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Our Technologist Forefathers

July 3, 2012

H.G. Wells wrote The Shape of Things to Come in 1933. Wells also wrote the screenplay for its 1936 film adaptation, Things to Come (William Cameron Menzies, Director).[1-3] In the book and film, technologists save the world from endless warfare by founding a world state.

Herbert George Wells, circa 1890.

Herbert George Wells (September 21, 1866 - August 13, 1946), circa 1890.

(Photograph at the library of the London School of Economics and Political Science, via Wikimedia Commons)


Few countries can lay claim to having scientists, technologists, engineers or mathematicians among their founders. In recent history, Chaim Weizmann, a chemist, was the first president of Israel. The position however, is largely ceremonial, the Prime Minister being the state executive.

Since July fourth is Independence Day in the United States, it's interesting to look back on our technologist forefathers, Thomas Jefferson (1743-1826), the third US president, and Benjamin Franklin.

I wrote about Jefferson and three other US presidents with some technical credential in a previous article (Presidents of Purpose, February 20, 2012). The other three were James Garfield (1831-1881), the 20th U.S. President; Herbert Hoover (1874-1964), the 31st U.S. President; and Jimmy Carter, 39th President.

Jefferson, who was the author of The Declaration of Independence, was a prolific inventor,[4-6] horticulturist and paleontologist. My wife and I visited his home at Monticello, where many of his technical artifacts are displayed, in the mid-1970s.

Jefferson's Monticello

Jefferson's Monticello, as depicted on the back of a US $2 bill (Series 1953).

(Via Wikimedia Commons))


My favorite of his many inventions is his polygraph, a device that allowed him to make copies of his many letters in those days before photocopiers. Jefferson's polygraph was a variation of the physionotrace, a device used to trace a person's silhouette.

Benjamin Franklin wasn't a US president, probably because of his advanced age at its founding, but he campaigned for colonial unity during the time of the American Revolution, for which he was labeled "The First American." He likely would have been elected to the presidency, since he was a very popular politician.

Probably because of he was a publisher, Franklin was a very vocal opponent of the unpopular Stamp Act of 1765, which required that all printed materials in the colonies be published on taxed paper. Franklin was Governor of Pennsylvania from 1785 to 1788, and he notably freed his slaves and became an abolitionist.

Like Jefferson, Franklin was a prolific inventor. The Franklin stove is his invention, as are bifocals, a carriage odometer, and the lightning rod. Franklin used his odometer to measure the distance of postal routes while he was postmaster for the American colonies. The lightning rod was a result of his many fundamental experiments with electricity.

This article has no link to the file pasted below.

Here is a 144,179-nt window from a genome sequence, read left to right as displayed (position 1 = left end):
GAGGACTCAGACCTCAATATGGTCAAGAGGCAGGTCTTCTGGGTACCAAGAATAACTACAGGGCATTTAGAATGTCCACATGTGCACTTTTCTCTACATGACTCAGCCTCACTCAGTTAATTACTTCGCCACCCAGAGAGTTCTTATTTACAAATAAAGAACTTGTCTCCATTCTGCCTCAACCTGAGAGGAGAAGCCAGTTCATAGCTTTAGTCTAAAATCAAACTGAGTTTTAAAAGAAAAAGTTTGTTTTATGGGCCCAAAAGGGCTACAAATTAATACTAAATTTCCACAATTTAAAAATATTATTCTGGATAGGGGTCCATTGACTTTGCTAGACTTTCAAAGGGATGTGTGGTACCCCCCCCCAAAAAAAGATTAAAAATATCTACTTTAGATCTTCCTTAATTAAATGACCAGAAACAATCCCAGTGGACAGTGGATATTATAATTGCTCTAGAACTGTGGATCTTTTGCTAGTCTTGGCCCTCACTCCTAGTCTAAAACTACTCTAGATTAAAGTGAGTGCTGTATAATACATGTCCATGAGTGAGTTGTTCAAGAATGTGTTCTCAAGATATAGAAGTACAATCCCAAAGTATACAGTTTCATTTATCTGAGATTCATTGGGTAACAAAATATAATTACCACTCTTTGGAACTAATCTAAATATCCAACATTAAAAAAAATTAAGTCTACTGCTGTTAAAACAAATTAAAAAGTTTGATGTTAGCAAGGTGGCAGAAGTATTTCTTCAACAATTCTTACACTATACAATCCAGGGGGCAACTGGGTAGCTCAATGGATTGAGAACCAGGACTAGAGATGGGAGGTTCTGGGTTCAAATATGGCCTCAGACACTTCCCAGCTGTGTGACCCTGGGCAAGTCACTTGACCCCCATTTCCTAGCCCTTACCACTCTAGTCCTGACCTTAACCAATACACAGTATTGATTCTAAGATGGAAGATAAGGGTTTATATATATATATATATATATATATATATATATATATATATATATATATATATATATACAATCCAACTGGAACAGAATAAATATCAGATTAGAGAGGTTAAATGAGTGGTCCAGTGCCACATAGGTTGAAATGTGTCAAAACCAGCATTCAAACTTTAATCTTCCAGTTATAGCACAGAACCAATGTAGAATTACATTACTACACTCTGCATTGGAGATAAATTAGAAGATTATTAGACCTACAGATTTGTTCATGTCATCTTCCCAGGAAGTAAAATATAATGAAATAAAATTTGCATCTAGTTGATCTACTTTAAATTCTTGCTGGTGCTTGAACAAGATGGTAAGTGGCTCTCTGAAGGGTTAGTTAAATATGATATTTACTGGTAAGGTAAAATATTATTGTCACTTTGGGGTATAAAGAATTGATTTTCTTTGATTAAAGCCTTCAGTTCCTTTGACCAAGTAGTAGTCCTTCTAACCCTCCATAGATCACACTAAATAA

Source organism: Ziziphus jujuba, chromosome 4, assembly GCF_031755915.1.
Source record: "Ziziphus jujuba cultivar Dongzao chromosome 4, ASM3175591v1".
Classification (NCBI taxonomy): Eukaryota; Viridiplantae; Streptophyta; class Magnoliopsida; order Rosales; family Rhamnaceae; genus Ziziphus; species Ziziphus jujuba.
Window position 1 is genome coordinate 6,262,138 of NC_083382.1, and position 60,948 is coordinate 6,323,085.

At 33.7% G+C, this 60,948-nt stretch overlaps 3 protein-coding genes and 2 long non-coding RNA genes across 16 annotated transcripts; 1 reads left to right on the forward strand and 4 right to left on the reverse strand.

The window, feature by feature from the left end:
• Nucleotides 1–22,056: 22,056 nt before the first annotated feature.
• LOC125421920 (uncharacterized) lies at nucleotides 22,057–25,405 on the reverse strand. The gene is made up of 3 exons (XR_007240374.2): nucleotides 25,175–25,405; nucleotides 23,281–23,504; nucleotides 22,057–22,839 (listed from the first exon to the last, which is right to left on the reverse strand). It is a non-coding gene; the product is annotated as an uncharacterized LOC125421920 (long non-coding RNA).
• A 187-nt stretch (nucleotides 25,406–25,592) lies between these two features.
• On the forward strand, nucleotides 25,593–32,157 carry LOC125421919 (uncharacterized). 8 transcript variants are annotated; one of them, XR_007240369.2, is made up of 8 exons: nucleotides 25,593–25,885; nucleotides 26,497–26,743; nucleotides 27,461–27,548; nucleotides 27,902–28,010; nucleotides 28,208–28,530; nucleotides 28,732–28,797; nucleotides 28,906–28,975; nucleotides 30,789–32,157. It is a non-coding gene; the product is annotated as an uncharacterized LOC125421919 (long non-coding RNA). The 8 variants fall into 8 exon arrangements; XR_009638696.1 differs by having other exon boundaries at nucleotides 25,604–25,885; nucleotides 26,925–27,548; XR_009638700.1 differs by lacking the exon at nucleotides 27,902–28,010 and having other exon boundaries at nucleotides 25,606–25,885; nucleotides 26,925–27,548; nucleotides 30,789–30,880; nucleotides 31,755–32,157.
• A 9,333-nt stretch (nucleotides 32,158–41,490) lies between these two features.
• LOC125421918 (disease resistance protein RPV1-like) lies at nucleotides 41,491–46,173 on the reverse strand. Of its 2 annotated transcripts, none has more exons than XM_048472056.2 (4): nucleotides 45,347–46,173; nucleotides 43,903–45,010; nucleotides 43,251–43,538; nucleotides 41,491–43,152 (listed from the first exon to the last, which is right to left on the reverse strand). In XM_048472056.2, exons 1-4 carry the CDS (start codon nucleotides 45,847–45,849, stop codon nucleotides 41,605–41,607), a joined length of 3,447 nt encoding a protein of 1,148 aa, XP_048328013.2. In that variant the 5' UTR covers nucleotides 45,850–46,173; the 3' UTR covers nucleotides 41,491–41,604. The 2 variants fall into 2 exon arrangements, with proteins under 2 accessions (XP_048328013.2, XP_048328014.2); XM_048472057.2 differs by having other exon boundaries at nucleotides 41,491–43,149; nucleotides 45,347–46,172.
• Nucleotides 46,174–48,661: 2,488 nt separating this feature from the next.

Franklin noticed that pointed conductors discharged at a greater distance than blunt conductors, so he thought that the converse property was also true, and these would be better at attracting charge. This property is easily verified by any of today's electrostatic simulation programs. Franklin tested lightning rods designed to this principle at his own home, and he later had them installed at the Pennsylvania State House, now named Independence Hall.

Franlin's kite experiment

The kite experiment is the most popular image of Franklin.

This engraving is from the 1881 textbook, "Natural Philosophy for Common and High Schools," by Le Roy C. Cooley (fig. 82 on page 159).

In this experiment, the hemp kite string, wet with rainwater, conducted electricity from the upper atmosphere to a door key, which was insulated from the string bearer by a silk cord.

The popular image of lightning striking the kite is wrong.

(Via Wikimedia Commons))


"Vitreous" and "resinous" electricity were known from antiquity, but it was Franklin who proposed that these were just different aspects of the same "fluid," which he called negative (resinous) and positive (vitreous); and he was the first to state the principle of charge conservation.

Franklin's fundamental experiments involving electrostatic charge were recognized by his election as a fellow of the Royal Society in 1756, three years after receipt of the Society's Copley Medal. The cgs system of units is not used, today, but the cgs unit of electric charge, one statcoulomb, is called the "franklin."

As a thermodynamicist, I'm especially fond of Franklin's simple, but sufficient, experiment demonstrating evaporative cooling. This involved repeatedly wetting a mercury thermometer with ether, and then evaporating it with a bellows. On the 65 °F (18 °C) day that this experiment was conducted, repeating this operation generated an ultimate temperature of 7 °F (−14 °C) at the thermometer.[7] Franklin also found that ice, unlike water, will not conduct electricity.

fireworks over New York City in 2008 (Shankbone)

Note - Tikalon is on an Independence Day holiday.

The next article will be posted on Monday, July 9, 2012.

(Photo of fireworks over New York City in 2008 by David Shankbone, via Wikimedia Commons)


References:

  1. Things to Come (1936, William Cameron Menzies, Director), on the Internet Movie Database.
  2. Things To Come, free download at Archive.org.
  3. Please avoid this "Shape of Things to Come" film, H. G. Wells' The Shape of Things to Come (1979, George McCowan, Director), that has a plotline nothing like the novel.
  4. Jefferson's Inventions and Innovations, Monticello.org.
  5. Jefferson's Inventions, University of Virginia web site.
  6. Sarah Diersen, "Thomas Jefferson: A New Perspective," University of Virginia web site.
  7. Cooling by Evaporation, Letter of Benjamin Franklin to John Lining, June 17, 1758.

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